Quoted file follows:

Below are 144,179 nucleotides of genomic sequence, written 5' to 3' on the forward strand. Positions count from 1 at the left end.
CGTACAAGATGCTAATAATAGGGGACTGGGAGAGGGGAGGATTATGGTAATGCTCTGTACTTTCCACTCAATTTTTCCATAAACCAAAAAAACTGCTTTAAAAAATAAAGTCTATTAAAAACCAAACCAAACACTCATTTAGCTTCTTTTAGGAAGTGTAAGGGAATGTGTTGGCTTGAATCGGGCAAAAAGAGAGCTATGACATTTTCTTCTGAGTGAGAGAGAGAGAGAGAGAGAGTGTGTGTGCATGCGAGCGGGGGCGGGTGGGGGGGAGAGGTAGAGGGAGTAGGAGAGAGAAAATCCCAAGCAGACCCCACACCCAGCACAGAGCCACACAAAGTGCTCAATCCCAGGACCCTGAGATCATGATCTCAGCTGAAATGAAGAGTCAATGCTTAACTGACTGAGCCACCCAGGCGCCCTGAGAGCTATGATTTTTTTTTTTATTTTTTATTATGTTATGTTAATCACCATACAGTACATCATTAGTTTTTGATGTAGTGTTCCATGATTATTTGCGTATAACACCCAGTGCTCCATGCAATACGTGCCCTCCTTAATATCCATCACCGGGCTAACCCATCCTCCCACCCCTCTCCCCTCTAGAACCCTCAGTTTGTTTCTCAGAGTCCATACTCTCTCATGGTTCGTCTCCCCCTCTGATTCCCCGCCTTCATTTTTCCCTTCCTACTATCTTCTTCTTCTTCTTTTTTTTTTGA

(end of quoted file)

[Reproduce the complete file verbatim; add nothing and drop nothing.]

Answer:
Below are 144,179 nucleotides of genomic sequence, written 5' to 3' on the forward strand. Positions count from 1 at the left end.
CGTACAAGATGCTAATAATAGGGGACTGGGAGAGGGGAGGATTATGGTAATGCTCTGTACTTTCCACTCAATTTTTCCATAAACCAAAAAAACTGCTTTAAAAAATAAAGTCTATTAAAAACCAAACCAAACACTCATTTAGCTTCTTTTAGGAAGTGTAAGGGAATGTGTTGGCTTGAATCGGGCAAAAAGAGAGCTATGACATTTTCTTCTGAGTGAGAGAGAGAGAGAGAGAGAGTGTGTGTGCATGCGAGCGGGGGCGGGTGGGGGGGAGAGGTAGAGGGAGTAGGAGAGAGAAAATCCCAAGCAGACCCCACACCCAGCACAGAGCCACACAAAGTGCTCAATCCCAGGACCCTGAGATCATGATCTCAGCTGAAATGAAGAGTCAATGCTTAACTGACTGAGCCACCCAGGCGCCCTGAGAGCTATGATTTTTTTTTTTATTTTTTATTATGTTATGTTAATCACCATACAGTACATCATTAGTTTTTGATGTAGTGTTCCATGATTATTTGCGTATAACACCCAGTGCTCCATGCAATACGTGCCCTCCTTAATATCCATCACCGGGCTAACCCATCCTCCCACCCCTCTCCCCTCTAGAACCCTCAGTTTGTTTCTCAGAGTCCATACTCTCTCATGGTTCGTCTCCCCCTCTGATTCCCCGCCTTCATTTTTCCCTTCCTACTATCTTCTTCTTCTTCTTTTTTTTTTGA